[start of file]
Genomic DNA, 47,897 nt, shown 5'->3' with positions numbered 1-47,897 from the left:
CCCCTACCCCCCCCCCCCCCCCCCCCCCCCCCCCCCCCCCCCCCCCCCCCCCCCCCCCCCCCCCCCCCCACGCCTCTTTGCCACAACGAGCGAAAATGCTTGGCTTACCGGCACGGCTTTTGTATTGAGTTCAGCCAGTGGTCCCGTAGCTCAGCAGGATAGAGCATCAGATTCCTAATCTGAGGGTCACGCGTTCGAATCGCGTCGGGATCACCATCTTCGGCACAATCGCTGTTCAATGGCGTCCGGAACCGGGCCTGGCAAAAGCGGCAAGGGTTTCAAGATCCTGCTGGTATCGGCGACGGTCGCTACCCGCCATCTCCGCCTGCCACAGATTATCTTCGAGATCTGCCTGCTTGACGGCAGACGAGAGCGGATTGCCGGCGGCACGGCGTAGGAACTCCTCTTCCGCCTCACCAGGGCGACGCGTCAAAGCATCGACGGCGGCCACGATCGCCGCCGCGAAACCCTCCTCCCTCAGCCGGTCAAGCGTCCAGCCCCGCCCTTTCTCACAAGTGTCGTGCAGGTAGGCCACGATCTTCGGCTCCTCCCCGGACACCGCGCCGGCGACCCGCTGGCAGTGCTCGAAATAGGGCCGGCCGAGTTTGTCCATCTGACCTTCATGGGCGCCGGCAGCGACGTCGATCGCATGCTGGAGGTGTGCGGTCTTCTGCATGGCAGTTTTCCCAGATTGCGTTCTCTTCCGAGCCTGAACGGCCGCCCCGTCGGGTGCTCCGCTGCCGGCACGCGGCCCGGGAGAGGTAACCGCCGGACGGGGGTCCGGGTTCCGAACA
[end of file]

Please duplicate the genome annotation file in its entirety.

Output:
Genomic DNA, 47,897 nt, shown 5'->3' with positions numbered 1-47,897 from the left:
CCCCTACCCCCCCCCCCCCCCCCCCCCCCCCCCCCCCCCCCCCCCCCCCCCCCCCCCCCCCCCCCCCCCACGCCTCTTTGCCACAACGAGCGAAAATGCTTGGCTTACCGGCACGGCTTTTGTATTGAGTTCAGCCAGTGGTCCCGTAGCTCAGCAGGATAGAGCATCAGATTCCTAATCTGAGGGTCACGCGTTCGAATCGCGTCGGGATCACCATCTTCGGCACAATCGCTGTTCAATGGCGTCCGGAACCGGGCCTGGCAAAAGCGGCAAGGGTTTCAAGATCCTGCTGGTATCGGCGACGGTCGCTACCCGCCATCTCCGCCTGCCACAGATTATCTTCGAGATCTGCCTGCTTGACGGCAGACGAGAGCGGATTGCCGGCGGCACGGCGTAGGAACTCCTCTTCCGCCTCACCAGGGCGACGCGTCAAAGCATCGACGGCGGCCACGATCGCCGCCGCGAAACCCTCCTCCCTCAGCCGGTCAAGCGTCCAGCCCCGCCCTTTCTCACAAGTGTCGTGCAGGTAGGCCACGATCTTCGGCTCCTCCCCGGACACCGCGCCGGCGACCCGCTGGCAGTGCTCGAAATAGGGCCGGCCGAGTTTGTCCATCTGACCTTCATGGGCGCCGGCAGCGACGTCGATCGCATGCTGGAGGTGTGCGGTCTTCTGCATGGCAGTTTTCCCAGATTGCGTTCTCTTCCGAGCCTGAACGGCCGCCCCGTCGGGTGCTCCGCTGCCGGCACGCGGCCCGGGAGAGGTAACCGCCGGACGGGGGTCCGGGTTCCGAACA